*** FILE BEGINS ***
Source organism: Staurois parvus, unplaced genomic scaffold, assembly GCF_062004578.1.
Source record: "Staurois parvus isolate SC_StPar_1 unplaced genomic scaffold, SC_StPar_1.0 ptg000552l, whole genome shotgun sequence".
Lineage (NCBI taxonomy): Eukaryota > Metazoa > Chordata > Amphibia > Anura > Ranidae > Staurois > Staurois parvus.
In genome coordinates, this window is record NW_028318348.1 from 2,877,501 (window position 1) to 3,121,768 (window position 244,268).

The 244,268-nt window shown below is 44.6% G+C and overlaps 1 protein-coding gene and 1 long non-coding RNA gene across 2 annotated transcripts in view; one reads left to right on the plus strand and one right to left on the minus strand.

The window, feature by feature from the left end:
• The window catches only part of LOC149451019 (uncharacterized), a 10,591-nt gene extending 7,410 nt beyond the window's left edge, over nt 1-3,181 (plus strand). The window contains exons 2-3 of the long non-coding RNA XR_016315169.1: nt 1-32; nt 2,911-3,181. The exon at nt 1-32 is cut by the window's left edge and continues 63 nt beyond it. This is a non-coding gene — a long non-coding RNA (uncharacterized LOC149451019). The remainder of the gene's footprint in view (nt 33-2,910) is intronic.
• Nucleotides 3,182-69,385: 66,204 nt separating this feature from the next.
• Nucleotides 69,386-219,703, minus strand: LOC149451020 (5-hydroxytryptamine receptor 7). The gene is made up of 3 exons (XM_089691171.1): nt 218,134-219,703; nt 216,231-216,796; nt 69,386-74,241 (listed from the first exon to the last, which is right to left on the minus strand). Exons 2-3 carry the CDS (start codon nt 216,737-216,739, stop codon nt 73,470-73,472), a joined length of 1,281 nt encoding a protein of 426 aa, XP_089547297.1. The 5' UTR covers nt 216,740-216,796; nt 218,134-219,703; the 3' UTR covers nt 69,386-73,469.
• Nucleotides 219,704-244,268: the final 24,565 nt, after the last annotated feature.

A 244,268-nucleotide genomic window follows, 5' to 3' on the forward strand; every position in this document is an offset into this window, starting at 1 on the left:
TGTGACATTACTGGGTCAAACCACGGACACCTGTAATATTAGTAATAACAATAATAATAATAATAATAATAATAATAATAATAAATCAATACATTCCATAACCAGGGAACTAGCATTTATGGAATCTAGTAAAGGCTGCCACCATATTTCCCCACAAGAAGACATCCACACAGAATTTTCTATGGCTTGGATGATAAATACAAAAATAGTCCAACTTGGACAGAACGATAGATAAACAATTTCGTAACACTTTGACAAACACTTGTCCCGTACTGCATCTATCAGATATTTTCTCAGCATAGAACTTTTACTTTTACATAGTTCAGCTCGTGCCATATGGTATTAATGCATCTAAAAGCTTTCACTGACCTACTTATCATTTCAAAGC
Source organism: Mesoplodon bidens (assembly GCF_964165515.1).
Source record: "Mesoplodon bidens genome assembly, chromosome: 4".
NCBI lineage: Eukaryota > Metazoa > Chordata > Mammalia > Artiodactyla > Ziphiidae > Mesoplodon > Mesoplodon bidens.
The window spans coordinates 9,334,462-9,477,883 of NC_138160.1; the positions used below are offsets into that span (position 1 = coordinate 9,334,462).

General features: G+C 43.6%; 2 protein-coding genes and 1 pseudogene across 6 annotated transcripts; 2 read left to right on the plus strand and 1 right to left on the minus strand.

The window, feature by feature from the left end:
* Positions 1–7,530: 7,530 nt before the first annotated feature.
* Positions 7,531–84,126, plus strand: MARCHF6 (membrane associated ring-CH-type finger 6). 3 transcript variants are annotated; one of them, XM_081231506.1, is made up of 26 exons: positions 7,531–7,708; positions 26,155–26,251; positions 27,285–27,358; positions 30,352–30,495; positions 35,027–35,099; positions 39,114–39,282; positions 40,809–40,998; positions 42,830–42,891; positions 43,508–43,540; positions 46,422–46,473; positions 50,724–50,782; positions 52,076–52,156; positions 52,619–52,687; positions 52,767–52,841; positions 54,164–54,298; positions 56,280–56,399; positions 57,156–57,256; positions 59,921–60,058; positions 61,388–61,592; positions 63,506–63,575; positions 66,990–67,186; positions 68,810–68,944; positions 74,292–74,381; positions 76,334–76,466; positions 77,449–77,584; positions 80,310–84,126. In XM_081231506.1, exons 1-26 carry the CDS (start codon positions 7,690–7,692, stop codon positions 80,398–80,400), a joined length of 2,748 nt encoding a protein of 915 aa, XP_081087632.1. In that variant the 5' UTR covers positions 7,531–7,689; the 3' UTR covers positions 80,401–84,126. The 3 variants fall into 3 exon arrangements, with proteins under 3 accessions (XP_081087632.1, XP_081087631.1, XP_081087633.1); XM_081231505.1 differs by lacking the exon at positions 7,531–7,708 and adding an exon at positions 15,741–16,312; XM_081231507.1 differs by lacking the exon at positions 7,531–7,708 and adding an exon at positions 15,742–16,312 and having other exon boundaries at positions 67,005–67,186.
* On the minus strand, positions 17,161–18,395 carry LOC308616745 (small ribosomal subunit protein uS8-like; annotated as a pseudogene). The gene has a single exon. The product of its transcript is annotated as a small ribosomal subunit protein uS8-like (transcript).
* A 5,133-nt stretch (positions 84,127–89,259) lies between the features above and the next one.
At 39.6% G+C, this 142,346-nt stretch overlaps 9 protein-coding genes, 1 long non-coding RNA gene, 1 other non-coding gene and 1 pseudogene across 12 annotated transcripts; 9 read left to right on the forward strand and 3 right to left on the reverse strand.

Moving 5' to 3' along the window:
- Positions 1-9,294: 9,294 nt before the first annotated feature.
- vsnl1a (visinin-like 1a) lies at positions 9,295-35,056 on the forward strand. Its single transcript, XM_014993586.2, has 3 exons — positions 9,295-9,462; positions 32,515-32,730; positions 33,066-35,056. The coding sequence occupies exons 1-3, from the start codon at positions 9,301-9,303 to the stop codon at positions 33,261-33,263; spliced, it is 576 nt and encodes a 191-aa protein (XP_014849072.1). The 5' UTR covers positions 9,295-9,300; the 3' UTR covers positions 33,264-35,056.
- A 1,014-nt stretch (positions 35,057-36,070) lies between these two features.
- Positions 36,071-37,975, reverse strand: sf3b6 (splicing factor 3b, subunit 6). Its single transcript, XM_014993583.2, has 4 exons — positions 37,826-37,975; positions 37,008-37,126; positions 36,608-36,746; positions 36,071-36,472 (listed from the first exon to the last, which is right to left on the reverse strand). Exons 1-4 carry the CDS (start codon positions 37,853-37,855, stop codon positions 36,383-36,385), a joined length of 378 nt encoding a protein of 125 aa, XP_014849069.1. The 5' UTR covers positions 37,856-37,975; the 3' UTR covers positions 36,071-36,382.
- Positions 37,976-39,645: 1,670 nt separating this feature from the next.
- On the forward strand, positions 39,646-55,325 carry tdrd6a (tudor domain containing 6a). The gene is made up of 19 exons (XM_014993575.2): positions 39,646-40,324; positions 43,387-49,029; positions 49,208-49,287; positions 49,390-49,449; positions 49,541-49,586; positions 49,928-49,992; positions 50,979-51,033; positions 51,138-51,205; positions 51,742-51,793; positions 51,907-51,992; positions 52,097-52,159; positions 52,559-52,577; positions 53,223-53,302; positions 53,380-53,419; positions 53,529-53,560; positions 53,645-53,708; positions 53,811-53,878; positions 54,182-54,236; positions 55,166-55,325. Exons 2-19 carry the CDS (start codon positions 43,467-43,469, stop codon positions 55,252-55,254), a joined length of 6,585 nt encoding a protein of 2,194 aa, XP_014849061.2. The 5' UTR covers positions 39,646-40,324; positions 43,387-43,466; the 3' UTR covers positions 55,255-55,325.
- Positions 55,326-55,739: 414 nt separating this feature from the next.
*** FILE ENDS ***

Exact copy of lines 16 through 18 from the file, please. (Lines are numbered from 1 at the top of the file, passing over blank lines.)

The window spans coordinates 9,334,462-9,477,883 of NC_138160.1; the positions used below are offsets into that span (position 1 = coordinate 9,334,462).

General features: G+C 43.6%; 2 protein-coding genes and 1 pseudogene across 6 annotated transcripts; 2 read left to right on the plus strand and 1 right to left on the minus strand.

The window, feature by feature from the left end: